Stop me if you’ve heard this one, “This is the year of the virtual desktop”!! Hell, I think I’ve even said it a few times!! It’s usually met with the same response “Seriously Trogden, if I hear that one more time, I’m going to pull my hair out!!”. You know what usually happens after that, I say it again just for effect 🙂
Truth be told, a year ago there probably wasn’t that big of a justification to do a VDI Proof of Concept. A lot of the reasons for this had to do with how the industry was positioning VDI (me included). Consider over the last few years, most vendors and consultants were trying to justify VDI on CAPEX reduction. I remember spending time with a few partners of ours working through the different price models of “traditional desktop purchases” vs. Virtual Desktops etc. I think for the most part, it’s difficult to get these numbers close to making it a wash. I’ve always felt that you have to be either the same ($$$ wise), or lower ($$) on the overall desktop acquisition to justify deploying Virtual Desktops.
Over the last few months, my opinion as well as opinions of others I’ve talked with is shifting. For those of you that have an open mind, and are looking for further justification, let me give you a little more food for thought. If you’ve been to CNN.com, watched any sort of news program, I’m sure you are aware of the site www.Wikileaks.com. The Wikileak site has escalated the need for secure desktops. Most of us associate Wikileaks with the US Government scandal of a soldier e-mailing out a ton of classified and confidential information. Wikileaks brought to the forefront the topic of information governance. On the vSpecialist team we have a few individuals that focus squarely on RSA and the information governance solutions we carry. I can tell you that they are OVERWHELMED with request to discuss information security. If you ask them, they’ll tell you that a lot of their conversation is around utilizing Virtual Desktops to help secure corporate information. There is more to desktop security then just making sure your corporate information is saved inside the datacenter.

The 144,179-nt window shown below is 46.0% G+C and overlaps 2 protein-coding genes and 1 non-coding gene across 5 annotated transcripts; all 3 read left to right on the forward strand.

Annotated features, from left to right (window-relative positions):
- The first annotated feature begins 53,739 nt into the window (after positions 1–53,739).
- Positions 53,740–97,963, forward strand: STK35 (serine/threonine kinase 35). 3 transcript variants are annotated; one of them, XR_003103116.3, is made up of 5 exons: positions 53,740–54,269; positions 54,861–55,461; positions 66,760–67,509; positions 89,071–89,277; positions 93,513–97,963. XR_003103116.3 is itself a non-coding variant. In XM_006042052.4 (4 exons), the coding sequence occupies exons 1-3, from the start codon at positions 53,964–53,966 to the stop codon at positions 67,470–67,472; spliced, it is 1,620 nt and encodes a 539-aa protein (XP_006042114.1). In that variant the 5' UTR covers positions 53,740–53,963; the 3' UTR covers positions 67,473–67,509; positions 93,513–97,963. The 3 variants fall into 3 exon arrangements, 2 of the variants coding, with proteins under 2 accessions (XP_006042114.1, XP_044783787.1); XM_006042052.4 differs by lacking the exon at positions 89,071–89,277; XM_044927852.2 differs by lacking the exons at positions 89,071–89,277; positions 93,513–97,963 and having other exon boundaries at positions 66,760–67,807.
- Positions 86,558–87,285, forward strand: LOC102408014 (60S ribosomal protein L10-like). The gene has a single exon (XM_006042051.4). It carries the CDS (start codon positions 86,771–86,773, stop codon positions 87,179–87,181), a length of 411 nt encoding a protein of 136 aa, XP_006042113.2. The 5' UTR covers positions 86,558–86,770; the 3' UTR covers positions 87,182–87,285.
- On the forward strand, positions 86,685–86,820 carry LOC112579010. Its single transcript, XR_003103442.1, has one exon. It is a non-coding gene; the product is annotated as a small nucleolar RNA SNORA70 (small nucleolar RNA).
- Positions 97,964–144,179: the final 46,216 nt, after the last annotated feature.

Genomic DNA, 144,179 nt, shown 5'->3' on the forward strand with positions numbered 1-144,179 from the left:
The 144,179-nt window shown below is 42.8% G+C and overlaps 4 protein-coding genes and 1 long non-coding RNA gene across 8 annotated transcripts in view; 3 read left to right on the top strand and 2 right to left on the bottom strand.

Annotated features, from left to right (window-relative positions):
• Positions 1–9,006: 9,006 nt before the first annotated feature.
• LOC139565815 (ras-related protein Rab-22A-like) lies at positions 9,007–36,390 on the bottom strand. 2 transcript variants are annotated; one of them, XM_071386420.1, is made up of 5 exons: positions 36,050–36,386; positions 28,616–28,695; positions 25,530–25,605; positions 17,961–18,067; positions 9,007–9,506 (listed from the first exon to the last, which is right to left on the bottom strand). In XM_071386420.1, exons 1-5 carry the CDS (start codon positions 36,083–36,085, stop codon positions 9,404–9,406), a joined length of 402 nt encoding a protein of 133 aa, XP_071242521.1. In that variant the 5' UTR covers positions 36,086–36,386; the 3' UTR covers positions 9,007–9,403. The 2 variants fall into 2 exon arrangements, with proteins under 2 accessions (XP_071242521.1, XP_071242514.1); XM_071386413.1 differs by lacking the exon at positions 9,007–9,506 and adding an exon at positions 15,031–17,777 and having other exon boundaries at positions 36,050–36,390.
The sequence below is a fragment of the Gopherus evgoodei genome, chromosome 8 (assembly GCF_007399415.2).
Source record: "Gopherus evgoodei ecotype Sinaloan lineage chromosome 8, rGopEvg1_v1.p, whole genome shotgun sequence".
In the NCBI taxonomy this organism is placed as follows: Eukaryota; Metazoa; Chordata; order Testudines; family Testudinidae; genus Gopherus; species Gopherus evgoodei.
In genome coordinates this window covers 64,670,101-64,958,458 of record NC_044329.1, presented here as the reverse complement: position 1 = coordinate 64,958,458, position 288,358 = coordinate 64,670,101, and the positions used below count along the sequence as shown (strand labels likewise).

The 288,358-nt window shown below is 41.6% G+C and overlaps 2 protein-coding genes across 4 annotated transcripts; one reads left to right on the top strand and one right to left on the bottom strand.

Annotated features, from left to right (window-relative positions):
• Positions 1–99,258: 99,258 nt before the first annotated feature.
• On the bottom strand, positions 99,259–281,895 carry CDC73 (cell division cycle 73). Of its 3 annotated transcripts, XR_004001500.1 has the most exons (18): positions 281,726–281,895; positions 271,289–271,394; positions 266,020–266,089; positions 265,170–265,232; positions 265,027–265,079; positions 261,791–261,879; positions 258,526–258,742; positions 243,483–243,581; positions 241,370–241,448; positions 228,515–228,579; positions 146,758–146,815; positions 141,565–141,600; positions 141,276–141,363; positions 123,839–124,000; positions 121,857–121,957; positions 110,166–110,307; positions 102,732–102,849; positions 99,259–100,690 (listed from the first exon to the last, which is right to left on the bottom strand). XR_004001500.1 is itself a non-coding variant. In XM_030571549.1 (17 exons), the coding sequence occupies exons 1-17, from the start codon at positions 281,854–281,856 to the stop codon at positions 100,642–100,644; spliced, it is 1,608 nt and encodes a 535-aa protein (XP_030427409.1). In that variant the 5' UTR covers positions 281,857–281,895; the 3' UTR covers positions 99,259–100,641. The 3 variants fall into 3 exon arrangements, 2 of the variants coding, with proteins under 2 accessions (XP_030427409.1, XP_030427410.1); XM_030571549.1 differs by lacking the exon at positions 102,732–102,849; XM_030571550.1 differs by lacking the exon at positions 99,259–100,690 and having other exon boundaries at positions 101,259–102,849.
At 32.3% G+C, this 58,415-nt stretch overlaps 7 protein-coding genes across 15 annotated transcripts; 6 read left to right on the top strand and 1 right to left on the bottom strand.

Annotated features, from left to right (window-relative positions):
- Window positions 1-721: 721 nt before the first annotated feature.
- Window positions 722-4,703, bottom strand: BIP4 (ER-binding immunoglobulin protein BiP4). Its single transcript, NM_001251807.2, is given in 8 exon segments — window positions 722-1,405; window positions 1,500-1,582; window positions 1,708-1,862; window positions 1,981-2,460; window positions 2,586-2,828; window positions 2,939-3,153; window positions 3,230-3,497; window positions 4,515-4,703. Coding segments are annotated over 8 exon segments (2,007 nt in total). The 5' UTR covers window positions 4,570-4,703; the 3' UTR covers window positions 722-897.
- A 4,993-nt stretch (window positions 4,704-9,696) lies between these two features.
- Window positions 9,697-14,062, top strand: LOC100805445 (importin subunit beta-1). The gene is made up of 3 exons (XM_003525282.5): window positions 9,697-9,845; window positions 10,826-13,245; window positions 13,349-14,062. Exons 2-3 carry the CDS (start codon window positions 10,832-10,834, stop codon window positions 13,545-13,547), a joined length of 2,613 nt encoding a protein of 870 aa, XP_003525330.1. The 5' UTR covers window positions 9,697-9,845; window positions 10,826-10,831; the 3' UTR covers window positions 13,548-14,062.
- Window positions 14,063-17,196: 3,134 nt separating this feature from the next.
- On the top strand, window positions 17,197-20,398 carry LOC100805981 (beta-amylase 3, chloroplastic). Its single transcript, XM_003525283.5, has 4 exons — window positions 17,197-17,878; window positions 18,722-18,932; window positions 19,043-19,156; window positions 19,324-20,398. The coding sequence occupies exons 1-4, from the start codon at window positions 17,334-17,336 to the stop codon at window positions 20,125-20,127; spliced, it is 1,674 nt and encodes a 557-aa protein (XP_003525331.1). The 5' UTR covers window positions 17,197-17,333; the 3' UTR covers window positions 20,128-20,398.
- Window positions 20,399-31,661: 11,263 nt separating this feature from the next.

What you need to further think through is things like identity verification. Utilizing things like RSA’s two-factor authentication solution (Those sweet fashionable FOB’s we all love to carry around). Published Author and well know information governance speaker Erin Banks (You should REALLY follow her on Twitter) likes to point out that hacking a cached Windows password is relatively easy. I’ve heard her mention many times that a large part of information governance is making sure the right people have access to the right data and in the case of windows authentication, it’s not nearly as secure as many think. “In some cases high School kids with a relative understanding of computers can hack a windows domain password” is what I’ve heard her say on a number of occasions. When you take the inherent ability of securing your information inside the datacenter, coupled with RSA’s two factor Authentication solutions you get one step closer to securing your data. Now, Virtual Desktops add a layer of security, RSA Data Loss Prevention allows you need to focus on the disgruntled employee or nefarious individual attempting to print or send an e-mail outside the firewall with company confidential information. This can even be “laptop stolen” type scenarios.
My opinion is that Wikileaks has the potential to go down in precedent-setting history just like Enron did for the accounting rules. I firmly believe that it will be the example set by others on why information governance is so important. When you add RSA Data Loss Prevention (DLP) solution, on top of a virtualized desktop you move one step closer to managing, from a security perspective, potential information governance issues. If you are not familiar with DLP, check out this quick YouTube demo (thanks Chad!!) of its features when coupled with VMware View.
The net-net is DLP is a suite of products that enable companies to discover and classify their sensitive data and report on policy violations. Whether the violation is simply reading information you shouldn’t have access to, or reporting when the data is moved to USB, printer or e-mailed out the company firewall. I like to think of it as adding a little “Wikileak Repelent” to the datacenter!! Don’t get me wrong, as my dad would say “a lock is to keep an honest man honest”, nothing is 100% full proof but putting your best foot forward, and documenting as much as possible, can sure keep you out of hot water in the future. Unless you like to see your CEO/CFO on CNN discussing what happened!!
So, if you’ve looked at Virtual Desktops in the past and just couldn’t make the justification based on price, now might be a great to re-evaluate. If nothing more, you owe it to your company to further investigate the usefulness of this architecture. The last thing anyone wants to see happen is your company confidential information being sent to your competitor, or worse, front page news on WikiLeaks !!